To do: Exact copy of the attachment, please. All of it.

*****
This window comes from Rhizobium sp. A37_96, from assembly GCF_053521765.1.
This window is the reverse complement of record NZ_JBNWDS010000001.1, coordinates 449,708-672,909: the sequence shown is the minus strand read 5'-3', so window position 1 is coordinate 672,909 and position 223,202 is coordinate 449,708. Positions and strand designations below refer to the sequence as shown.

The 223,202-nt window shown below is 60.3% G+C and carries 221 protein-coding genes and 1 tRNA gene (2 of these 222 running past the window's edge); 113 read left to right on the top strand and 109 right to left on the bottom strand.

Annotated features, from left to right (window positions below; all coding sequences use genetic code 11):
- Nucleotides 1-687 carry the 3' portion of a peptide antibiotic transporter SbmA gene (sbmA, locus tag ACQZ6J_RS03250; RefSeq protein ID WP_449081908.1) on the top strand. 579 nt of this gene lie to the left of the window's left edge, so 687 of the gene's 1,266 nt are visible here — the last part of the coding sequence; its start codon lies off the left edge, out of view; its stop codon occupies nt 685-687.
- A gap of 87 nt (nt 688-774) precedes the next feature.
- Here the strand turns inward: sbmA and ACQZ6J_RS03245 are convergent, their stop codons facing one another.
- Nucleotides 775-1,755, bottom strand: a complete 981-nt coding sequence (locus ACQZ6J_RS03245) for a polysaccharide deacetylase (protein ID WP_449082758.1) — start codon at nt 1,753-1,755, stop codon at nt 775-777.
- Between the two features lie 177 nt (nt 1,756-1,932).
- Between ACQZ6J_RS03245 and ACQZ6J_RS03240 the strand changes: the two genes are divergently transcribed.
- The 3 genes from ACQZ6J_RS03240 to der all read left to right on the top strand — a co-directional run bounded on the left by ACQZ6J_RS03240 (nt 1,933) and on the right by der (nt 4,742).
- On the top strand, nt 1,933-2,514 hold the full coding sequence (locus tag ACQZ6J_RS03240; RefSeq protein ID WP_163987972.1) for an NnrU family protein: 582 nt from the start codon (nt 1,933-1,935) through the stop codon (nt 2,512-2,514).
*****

This window comes from Rhizobium sp. A37_96, from assembly GCF_053521765.1.
This window is the reverse complement of record NZ_JBNWDS010000001.1, coordinates 449,708-672,909: the sequence shown is the minus strand read 5'-3', so window position 1 is coordinate 672,909 and position 223,202 is coordinate 449,708. Positions and strand designations below refer to the sequence as shown.

The 223,202-nt window shown below is 60.3% G+C and carries 221 protein-coding genes and 1 tRNA gene (2 of these 222 running past the window's edge); 113 read left to right on the top strand and 109 right to left on the bottom strand.

Annotated features, from left to right (window positions below; all coding sequences use genetic code 11):
- Nucleotides 1-687 carry the 3' portion of a peptide antibiotic transporter SbmA gene (sbmA, locus tag ACQZ6J_RS03250; RefSeq protein ID WP_449081908.1) on the top strand. 579 nt of this gene lie to the left of the window's left edge, so 687 of the gene's 1,266 nt are visible here — the last part of the coding sequence; its start codon lies off the left edge, out of view; its stop codon occupies nt 685-687.
- A gap of 87 nt (nt 688-774) precedes the next feature.
- Here the strand turns inward: sbmA and ACQZ6J_RS03245 are convergent, their stop codons facing one another.
- Nucleotides 775-1,755, bottom strand: a complete 981-nt coding sequence (locus ACQZ6J_RS03245) for a polysaccharide deacetylase (protein ID WP_449082758.1) — start codon at nt 1,753-1,755, stop codon at nt 775-777.
- Between the two features lie 177 nt (nt 1,756-1,932).
- Between ACQZ6J_RS03245 and ACQZ6J_RS03240 the strand changes: the two genes are divergently transcribed.
- The 3 genes from ACQZ6J_RS03240 to der all read left to right on the top strand — a co-directional run bounded on the left by ACQZ6J_RS03240 (nt 1,933) and on the right by der (nt 4,742).
- On the top strand, nt 1,933-2,514 hold the full coding sequence (locus tag ACQZ6J_RS03240; RefSeq protein ID WP_163987972.1) for an NnrU family protein: 582 nt from the start codon (nt 1,933-1,935) through the stop codon (nt 2,512-2,514).